US regulators face calls from privacy advocates to investigate Facebook’s expensive acquisition of WhatsApp
Facebook’s $19 billion (£11.4bn) acquisition of the popular mobile instant messaging app WhatsApp could be in for a bumpy ride, following protests from privacy advocates who have concerns about what exactly the social network plans to do with WhatsApp’s 450 million users – especially considering WhatsApp’s strict ban on advertising.
The compliant was filed with the Federal Trade Commission by two privacy groups, namely the Electronic Privacy Information Center and the Center for Digital Democracy.
“This complaint concerns the impact on consumer privacy of the proposed acquisition of WhatsApp Inc by Facebook Inc,” it reads. “WhatsApp built a user base based on its commitment not to collect user data for advertising revenue.”
“Acting in reliance on WhatsApp representations, Internet users provided detailed personal information to the company including private text to close friends,” the complaint states. “Facebook routinely makes use of user information for advertising purposes and has made clear that it intends to incorporate the data of Whats App users into the user profiling business model. The proposed acquisition will therefore violate WhatsApp users’ understanding of their exposure to online advertising and constitutes an unfair and deceptive trade practice, subject to investigation by the Federal Trade Commission.”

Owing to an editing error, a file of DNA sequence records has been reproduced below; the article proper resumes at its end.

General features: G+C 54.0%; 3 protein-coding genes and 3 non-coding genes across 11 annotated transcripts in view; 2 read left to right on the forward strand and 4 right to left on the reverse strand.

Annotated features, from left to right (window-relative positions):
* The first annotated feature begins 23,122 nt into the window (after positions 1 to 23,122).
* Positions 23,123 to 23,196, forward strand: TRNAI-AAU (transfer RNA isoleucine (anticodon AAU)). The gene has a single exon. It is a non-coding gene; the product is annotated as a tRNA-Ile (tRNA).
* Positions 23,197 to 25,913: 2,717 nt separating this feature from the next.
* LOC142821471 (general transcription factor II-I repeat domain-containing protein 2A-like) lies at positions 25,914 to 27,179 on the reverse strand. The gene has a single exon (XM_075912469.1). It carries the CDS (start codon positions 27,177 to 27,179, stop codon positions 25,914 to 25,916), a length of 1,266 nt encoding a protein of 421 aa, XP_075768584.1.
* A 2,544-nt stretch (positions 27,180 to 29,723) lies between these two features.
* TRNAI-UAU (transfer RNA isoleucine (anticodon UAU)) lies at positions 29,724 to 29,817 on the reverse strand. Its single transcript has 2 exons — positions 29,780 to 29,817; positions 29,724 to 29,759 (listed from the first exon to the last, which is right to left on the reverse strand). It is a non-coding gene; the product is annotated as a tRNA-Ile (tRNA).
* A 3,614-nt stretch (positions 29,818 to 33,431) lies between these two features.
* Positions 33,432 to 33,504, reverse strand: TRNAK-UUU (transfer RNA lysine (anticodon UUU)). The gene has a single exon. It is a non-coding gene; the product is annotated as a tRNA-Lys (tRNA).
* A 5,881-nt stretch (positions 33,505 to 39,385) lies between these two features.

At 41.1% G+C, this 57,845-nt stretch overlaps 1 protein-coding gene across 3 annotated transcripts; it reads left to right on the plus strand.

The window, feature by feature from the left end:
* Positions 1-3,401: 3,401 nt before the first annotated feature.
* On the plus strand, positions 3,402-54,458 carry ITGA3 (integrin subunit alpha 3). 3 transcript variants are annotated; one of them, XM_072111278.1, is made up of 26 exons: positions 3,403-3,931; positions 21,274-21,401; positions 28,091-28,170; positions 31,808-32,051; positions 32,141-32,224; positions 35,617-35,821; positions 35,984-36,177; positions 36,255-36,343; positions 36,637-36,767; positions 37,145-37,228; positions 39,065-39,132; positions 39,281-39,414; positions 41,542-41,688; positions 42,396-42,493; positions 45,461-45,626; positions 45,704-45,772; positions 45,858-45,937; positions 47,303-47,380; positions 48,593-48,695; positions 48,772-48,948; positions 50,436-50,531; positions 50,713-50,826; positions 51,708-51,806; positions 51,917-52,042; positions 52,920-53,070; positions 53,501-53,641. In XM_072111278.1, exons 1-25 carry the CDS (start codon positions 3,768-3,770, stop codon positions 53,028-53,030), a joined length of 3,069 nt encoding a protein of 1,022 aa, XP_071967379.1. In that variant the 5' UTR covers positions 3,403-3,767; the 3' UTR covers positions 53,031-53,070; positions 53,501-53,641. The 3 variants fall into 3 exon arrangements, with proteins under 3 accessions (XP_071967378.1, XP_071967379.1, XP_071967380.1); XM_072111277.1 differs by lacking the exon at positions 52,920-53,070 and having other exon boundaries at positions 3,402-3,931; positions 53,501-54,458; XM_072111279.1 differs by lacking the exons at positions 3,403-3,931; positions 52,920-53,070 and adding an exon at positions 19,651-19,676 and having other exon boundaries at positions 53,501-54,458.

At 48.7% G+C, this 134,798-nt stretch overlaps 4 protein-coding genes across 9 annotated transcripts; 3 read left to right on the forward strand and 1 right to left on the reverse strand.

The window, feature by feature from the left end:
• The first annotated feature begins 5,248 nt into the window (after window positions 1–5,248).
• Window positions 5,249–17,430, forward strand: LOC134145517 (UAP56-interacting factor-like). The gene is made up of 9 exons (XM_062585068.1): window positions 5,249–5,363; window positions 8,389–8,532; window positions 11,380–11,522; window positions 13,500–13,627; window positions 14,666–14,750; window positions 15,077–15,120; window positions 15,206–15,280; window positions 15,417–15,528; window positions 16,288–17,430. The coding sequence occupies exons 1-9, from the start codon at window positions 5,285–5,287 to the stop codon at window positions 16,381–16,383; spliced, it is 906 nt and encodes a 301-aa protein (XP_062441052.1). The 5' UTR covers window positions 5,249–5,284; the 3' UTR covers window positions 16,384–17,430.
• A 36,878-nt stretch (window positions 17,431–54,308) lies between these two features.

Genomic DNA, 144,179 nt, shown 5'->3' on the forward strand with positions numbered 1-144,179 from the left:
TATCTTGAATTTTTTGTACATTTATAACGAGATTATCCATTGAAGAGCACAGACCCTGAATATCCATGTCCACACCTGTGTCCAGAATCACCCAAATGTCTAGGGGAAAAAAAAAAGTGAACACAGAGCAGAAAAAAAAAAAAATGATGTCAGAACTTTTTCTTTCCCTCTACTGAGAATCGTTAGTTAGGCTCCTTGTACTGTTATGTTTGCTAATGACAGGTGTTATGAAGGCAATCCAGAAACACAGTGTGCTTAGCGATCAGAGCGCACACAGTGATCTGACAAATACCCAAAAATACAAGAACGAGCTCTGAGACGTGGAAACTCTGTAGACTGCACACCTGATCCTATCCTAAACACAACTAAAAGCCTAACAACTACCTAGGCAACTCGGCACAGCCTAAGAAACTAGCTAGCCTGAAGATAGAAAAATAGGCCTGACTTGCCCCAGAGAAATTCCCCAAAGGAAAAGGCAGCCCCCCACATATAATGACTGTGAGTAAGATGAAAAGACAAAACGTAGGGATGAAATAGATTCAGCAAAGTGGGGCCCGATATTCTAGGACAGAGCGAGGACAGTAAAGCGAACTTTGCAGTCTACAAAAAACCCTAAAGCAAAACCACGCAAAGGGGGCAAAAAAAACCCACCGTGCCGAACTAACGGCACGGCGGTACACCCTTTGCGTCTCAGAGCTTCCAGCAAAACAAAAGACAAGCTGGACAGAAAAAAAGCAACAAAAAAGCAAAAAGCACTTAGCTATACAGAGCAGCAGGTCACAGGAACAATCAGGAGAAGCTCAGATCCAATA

The compliant highlights user concerns that have been voiced since the deal was announced. It is a well know fact that WhatsApp CEO Jan Koum was proud of his firm’s anti-advertising policy and he has gone on record as stating that phones were personal to people, and that it would be wrong to intrude on people’s conversations.
This is in marked contrast to Facebook’s approach, which is seeking to ramp up its efforts to monetise its increasingly mobile user base. Zuckerberg has for the moment promised that WhatsApp will remain autonomous, but this has not stopped concerns that adverts could eventually appeared in the WhatsApp app in the future.
“As we have said repeatedly, Whatsapp will operate as a separate company and will honour its commitments to privacy and security,” Facebook was quoted by Reuters as saying in a statement in response to the filing.
And it is not just in America that these concerns exit, as there have also been talks of privacy probes in Europe.
According to Bloomberg, Europe’s top privacy investigator Jacob Kohnstamm, who leads a group of EU privacy officials (the Article 29 Data Protection Working Party), Facebook’s acquisition risks an official probe on this side of the pond.
The European watchdog is said to be already investigating WhatsApp, because of concerns over the app’s collection of data from users’ address books when they download the application. The risk with such a database is that “it is tempting to use this data” for a completely different purpose, Kohnstamm was quoted as saying. The company’s “collection of data of people that aren’t using WhatsApp is extreme and is not compliant with Dutch and European law.”
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